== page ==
I also would have liked there to be a little more "immediacy" in the story-telling, in the manner of the old writers' adage "show, don't tell". At a couple of points Wilson is "walking out" with a man, but we we barely hear about her beaux. Still, I suppose that, at least, is a matter of taste, and maybe it is more in keeping with the traditional Victorian novel for things to be related in a less direct way. And at any rate, it would have meant a longer novel.
Margaret Forster's Lady's Maid is one of those books which makes you want to get back to it as soon as you can, but at the same time gives you a feeling of swimming in cement and déjà vu!
It recounts the interacting lives of the Victorian Poet Elizabeth Barrett Browning and her lady's maid Elizabeth Wilson. Although the women share the same first name they do not share the same sensibilities. In the 21st century they may have been great friends, but in class conscious Victorian England this was not possible. Wilson was part of an underclass who were called servants - a term which no one in this century would dare to use. Both Browning and Wilson had to adhere to the etiquette of the day, which required both employer and servant to follow a strict code of conduct. However intimate Wilson becomes (and we see her doing the most intimate things to look after Browning), she could never become what she would have liked to have been to her lady.
Browning comes across , on the one hand, as a selfish ,superior, powerful woman whose position allows her to affect the quality of Wilson's life. She is shocked when Wilson reveals she is pregnant out of wedlock and condemns her to a separate life from her child, which she has the means to prevent. Browning, on the other hand, is a woman who loves her husband and son deeply , is very sensitive to family losses and what is happening in the political arena. And,she is,of course,a great poet, but the book only has a short reference to some lines of her poetry. As readers we have to acknowledge that we only see Browning from Wilson's point of view. By use of letters written by Wilson to various people, we see Wilson's personal point of view .Read more ›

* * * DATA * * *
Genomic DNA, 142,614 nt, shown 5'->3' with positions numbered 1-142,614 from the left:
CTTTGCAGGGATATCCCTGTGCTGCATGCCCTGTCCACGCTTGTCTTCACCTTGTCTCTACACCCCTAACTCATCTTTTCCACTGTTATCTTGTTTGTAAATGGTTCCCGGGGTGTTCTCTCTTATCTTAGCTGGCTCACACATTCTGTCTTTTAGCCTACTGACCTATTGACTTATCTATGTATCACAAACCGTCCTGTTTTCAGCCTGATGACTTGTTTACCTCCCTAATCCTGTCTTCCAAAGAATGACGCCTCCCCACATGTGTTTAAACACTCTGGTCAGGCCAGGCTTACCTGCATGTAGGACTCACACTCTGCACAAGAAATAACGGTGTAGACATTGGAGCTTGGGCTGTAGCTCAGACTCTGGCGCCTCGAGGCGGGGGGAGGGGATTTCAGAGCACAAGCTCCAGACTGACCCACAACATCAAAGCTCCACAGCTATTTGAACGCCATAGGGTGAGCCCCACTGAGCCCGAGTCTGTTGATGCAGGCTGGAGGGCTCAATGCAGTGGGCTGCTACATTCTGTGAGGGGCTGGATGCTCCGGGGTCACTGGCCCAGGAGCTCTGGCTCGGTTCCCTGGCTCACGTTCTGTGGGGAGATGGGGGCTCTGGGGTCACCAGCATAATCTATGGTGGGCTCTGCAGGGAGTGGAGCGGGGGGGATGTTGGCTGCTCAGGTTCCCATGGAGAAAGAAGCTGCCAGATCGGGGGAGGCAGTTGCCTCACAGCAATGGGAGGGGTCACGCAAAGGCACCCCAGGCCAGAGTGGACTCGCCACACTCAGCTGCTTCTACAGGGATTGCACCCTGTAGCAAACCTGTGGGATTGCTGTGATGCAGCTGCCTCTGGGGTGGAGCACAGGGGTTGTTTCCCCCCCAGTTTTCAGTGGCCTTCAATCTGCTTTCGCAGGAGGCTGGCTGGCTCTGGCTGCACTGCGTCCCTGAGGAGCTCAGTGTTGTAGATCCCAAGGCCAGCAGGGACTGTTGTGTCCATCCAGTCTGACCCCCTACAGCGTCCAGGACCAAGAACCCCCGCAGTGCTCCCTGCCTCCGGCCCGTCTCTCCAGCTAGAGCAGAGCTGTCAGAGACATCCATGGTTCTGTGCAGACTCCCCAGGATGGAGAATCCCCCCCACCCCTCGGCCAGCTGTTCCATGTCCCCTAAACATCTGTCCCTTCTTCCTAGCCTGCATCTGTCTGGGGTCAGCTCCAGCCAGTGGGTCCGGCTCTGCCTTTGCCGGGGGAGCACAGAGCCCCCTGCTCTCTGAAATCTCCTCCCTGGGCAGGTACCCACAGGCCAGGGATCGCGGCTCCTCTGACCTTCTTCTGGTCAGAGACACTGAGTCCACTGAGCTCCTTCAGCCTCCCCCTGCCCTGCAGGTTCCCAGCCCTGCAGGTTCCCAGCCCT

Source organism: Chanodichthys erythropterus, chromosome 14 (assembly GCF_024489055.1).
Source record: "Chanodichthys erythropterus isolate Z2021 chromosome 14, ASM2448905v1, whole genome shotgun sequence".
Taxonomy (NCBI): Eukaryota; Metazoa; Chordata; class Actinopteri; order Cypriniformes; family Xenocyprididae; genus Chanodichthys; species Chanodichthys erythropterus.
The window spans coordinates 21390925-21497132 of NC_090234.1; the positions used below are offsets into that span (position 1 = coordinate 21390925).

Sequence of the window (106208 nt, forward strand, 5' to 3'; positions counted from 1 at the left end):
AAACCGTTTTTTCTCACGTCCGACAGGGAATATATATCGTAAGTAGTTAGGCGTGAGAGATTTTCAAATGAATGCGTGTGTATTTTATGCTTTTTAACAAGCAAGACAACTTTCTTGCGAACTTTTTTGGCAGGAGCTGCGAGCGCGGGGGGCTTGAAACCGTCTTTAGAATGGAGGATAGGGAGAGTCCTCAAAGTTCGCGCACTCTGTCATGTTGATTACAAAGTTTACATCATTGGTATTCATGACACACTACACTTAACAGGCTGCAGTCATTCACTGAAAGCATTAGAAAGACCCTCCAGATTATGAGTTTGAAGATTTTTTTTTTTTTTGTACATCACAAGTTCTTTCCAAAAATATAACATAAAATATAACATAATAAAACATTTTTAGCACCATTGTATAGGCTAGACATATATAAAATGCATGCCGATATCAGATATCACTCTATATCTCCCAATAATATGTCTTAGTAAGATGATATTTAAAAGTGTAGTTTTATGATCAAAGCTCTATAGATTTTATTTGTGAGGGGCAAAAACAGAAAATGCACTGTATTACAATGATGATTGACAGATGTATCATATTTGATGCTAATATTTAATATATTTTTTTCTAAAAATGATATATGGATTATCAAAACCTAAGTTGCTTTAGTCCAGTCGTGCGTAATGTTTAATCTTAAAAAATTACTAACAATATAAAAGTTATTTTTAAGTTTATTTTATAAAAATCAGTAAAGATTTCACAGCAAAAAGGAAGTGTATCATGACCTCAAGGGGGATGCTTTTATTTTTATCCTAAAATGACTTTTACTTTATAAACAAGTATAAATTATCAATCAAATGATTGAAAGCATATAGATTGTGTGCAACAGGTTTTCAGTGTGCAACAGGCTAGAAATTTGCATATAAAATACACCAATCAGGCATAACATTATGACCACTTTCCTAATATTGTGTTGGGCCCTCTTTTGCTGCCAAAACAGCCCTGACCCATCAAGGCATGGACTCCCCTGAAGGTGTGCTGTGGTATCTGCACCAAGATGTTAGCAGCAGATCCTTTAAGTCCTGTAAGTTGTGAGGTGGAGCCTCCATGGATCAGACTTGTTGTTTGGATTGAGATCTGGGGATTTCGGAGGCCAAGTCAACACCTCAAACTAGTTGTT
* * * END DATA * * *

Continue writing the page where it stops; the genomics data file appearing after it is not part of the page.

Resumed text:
Most Recent Customer Reviews
Fascinating study of a lady and maid relationship/ dependency. Could have been a bit shorter.Published 1 month ago by pilou
Could not put it down but had to. - reluctantly. A thick book so it lasted me a long time and it was gripping. Read morePublished 2 months ago by Valerie Thame
I loved this book. It is a work of faction but the fiction is woven in so well and at the end of the book you see has been written very close to the fact.Published 2 months ago by Legseleven
This book was gripping from the start. It was so well-written and convincing that I became truly emotionally involved with Wilson's increasingly desperate and frustrating... Read morePublished 3 months ago by Amazon Customer
a marvellous insight into 'Lady's maids' in the mid-19th century and also brings a renewed interest in the poet Elizabeth Barrat BrowningPublished 4 months ago by sylvia john
Evocative exposition of the intense relationship between Elizabeth Barrett browning and her life from the maid 's viewpoint during a period of social change. Read morePublished 4 months ago by Amazonian
I enjoyed the story but it became slightly mundane after a bit.
A good insight into life for servants in Victorian times. Read more